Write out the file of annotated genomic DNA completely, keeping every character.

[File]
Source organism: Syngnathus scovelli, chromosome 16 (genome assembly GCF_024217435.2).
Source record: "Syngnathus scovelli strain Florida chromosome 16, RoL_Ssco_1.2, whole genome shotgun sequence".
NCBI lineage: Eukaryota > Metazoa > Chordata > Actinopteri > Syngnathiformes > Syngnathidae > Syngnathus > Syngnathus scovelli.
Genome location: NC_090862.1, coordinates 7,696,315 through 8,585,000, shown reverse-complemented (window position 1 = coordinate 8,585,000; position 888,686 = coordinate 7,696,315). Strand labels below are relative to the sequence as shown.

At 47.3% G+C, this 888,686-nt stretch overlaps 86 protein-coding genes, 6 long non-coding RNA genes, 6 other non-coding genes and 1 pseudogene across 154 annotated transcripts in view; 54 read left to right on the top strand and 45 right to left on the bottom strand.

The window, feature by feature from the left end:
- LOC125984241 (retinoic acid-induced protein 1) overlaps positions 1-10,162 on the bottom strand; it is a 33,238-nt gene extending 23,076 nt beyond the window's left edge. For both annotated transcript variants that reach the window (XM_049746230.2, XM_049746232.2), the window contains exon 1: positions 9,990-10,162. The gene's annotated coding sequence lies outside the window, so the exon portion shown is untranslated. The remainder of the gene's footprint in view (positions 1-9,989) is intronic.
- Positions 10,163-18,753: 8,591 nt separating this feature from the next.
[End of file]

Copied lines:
Source organism: Syngnathus scovelli, chromosome 16 (genome assembly GCF_024217435.2).
Source record: "Syngnathus scovelli strain Florida chromosome 16, RoL_Ssco_1.2, whole genome shotgun sequence".
NCBI lineage: Eukaryota > Metazoa > Chordata > Actinopteri > Syngnathiformes > Syngnathidae > Syngnathus > Syngnathus scovelli.
Genome location: NC_090862.1, coordinates 7,696,315 through 8,585,000, shown reverse-complemented (window position 1 = coordinate 8,585,000; position 888,686 = coordinate 7,696,315). Strand labels below are relative to the sequence as shown.

At 47.3% G+C, this 888,686-nt stretch overlaps 86 protein-coding genes, 6 long non-coding RNA genes, 6 other non-coding genes and 1 pseudogene across 154 annotated transcripts in view; 54 read left to right on the top strand and 45 right to left on the bottom strand.

The window, feature by feature from the left end:
- LOC125984241 (retinoic acid-induced protein 1) overlaps positions 1-10,162 on the bottom strand; it is a 33,238-nt gene extending 23,076 nt beyond the window's left edge. For both annotated transcript variants that reach the window (XM_049746230.2, XM_049746232.2), the window contains exon 1: positions 9,990-10,162. The gene's annotated coding sequence lies outside the window, so the exon portion shown is untranslated. The remainder of the gene's footprint in view (positions 1-9,989) is intronic.
- Positions 10,163-18,753: 8,591 nt separating this feature from the next.